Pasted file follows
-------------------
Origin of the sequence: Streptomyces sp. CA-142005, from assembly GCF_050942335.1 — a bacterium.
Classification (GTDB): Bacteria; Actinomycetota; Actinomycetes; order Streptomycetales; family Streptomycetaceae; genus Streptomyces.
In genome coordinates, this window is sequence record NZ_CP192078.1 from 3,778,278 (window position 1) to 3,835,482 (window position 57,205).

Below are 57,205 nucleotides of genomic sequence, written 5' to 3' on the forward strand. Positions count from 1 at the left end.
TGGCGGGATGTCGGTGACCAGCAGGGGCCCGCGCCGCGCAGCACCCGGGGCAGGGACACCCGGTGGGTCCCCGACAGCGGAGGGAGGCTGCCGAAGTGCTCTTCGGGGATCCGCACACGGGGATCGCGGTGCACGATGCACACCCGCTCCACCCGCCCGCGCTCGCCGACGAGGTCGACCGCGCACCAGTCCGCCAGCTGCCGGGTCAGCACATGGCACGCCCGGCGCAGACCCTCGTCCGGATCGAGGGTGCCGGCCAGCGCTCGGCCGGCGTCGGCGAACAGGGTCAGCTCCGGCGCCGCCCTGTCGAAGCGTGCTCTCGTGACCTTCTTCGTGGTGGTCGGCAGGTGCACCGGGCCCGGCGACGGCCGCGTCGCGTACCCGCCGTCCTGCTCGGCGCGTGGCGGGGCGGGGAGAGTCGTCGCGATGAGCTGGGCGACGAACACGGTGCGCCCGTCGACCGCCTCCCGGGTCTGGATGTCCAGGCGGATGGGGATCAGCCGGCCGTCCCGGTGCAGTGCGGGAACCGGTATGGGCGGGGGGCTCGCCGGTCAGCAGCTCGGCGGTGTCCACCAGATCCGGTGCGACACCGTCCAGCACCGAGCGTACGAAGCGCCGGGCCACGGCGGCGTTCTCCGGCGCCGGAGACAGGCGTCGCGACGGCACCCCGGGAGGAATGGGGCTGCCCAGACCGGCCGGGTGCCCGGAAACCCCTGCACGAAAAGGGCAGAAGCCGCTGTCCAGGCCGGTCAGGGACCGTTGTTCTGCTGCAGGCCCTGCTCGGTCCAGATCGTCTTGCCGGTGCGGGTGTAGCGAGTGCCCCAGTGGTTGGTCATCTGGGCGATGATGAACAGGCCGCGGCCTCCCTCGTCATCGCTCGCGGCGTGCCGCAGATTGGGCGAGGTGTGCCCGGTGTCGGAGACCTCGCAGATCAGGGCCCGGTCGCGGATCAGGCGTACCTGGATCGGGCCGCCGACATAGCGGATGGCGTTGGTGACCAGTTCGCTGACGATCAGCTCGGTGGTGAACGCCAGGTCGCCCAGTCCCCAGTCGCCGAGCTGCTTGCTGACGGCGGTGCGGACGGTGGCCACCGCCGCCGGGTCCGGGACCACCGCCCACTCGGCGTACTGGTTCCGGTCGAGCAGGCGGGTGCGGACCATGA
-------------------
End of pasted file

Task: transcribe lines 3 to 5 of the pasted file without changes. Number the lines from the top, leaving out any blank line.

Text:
In genome coordinates, this window is sequence record NZ_CP192078.1 from 3,778,278 (window position 1) to 3,835,482 (window position 57,205).

Below are 57,205 nucleotides of genomic sequence, written 5' to 3' on the forward strand. Positions count from 1 at the left end.
TGGCGGGATGTCGGTGACCAGCAGGGGCCCGCGCCGCGCAGCACCCGGGGCAGGGACACCCGGTGGGTCCCCGACAGCGGAGGGAGGCTGCCGAAGTGCTCTTCGGGGATCCGCACACGGGGATCGCGGTGCACGATGCACACCCGCTCCACCCGCCCGCGCTCGCCGACGAGGTCGACCGCGCACCAGTCCGCCAGCTGCCGGGTCAGCACATGGCACGCCCGGCGCAGACCCTCGTCCGGATCGAGGGTGCCGGCCAGCGCTCGGCCGGCGTCGGCGAACAGGGTCAGCTCCGGCGCCGCCCTGTCGAAGCGTGCTCTCGTGACCTTCTTCGTGGTGGTCGGCAGGTGCACCGGGCCCGGCGACGGCCGCGTCGCGTACCCGCCGTCCTGCTCGGCGCGTGGCGGGGCGGGGAGAGTCGTCGCGATGAGCTGGGCGACGAACACGGTGCGCCCGTCGACCGCCTCCCGGGTCTGGATGTCCAGGCGGATGGGGATCAGCCGGCCGTCCCGGTGCAGTGCGGGAACCGGTATGGGCGGGGGGCTCGCCGGTCAGCAGCTCGGCGGTGTCCACCAGATCCGGTGCGACACCGTCCAGCACCGAGCGTACGAAGCGCCGGGCCACGGCGGCGTTCTCCGGCGCCGGAGACAGGCGTCGCGACGGCACCCCGGGAGGAATGGGGCTGCCCAGACCGGCCGGGTGCCCGGAAACCCCTGCACGAAAAGGGCAGAAGCCGCTGTCCAGGCCGGTCAGGGACCGTTGTTCTGCTGCAGGCCCTGCTCGGTCCAGATCGTCTTGCCGGTGCGGGTGTAGCGAGTGCCCCAGTGGTTGGTCATCTGGGCGATGATGAACAGGCCGCGGCCTCCCTCGTCATCGCTCGCGGCGTGCCGCAGATTGGGCGAGGTGTGCCCGGTGTCGGAGACCTCGCAGATCAGGGCCCGGTCGCGGATCAGGCGTACCTGGATCGGGCCGCCGACATAGCGGATGGCGTTGGTGACCAGTTCGCTGACGATCAGCTCGGTGGTGAACGCCAGGTCGCCCAGTCCCCAGTCGCCGAGCTGCTTGCTGACGGCGGTGCGGACGGTGGCCACCGCCGCCGGGTCCGGGACCACCGCCCACTCGGCGTACTGGTTCCGGTCGAGCAGGCGGGTGCGGACCATGA